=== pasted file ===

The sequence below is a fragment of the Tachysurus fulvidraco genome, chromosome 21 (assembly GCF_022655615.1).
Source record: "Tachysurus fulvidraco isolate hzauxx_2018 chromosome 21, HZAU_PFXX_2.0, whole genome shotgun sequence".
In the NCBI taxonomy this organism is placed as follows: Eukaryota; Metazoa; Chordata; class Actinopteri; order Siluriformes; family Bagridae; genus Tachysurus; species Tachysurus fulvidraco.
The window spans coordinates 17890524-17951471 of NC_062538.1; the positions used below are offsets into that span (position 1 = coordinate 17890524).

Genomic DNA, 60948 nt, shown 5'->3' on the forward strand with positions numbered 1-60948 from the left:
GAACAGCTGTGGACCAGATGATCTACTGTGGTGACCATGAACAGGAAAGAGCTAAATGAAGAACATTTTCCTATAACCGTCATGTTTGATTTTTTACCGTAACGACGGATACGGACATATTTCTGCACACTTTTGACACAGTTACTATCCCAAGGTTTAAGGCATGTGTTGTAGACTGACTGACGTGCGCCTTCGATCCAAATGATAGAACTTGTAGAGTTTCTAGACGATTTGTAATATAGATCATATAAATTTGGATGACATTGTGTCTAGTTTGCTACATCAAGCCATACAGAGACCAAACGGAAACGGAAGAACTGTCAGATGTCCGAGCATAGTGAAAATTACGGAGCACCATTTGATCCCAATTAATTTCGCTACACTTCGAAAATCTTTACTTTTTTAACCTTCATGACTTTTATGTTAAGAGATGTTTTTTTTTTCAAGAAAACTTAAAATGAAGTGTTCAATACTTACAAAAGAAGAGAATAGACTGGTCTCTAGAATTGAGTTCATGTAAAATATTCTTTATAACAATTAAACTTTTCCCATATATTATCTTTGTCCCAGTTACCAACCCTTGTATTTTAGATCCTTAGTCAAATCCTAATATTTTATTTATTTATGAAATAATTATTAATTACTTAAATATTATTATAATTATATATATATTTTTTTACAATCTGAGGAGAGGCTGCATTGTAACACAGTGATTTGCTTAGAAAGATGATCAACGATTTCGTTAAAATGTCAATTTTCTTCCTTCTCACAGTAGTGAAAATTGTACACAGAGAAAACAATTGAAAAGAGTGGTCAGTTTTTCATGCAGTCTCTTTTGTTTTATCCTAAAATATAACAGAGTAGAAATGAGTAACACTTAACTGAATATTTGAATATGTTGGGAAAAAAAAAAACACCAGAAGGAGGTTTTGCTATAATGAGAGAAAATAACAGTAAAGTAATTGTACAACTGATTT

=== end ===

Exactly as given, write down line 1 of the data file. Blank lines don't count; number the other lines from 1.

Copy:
The sequence below is a fragment of the Tachysurus fulvidraco genome, chromosome 21 (assembly GCF_022655615.1).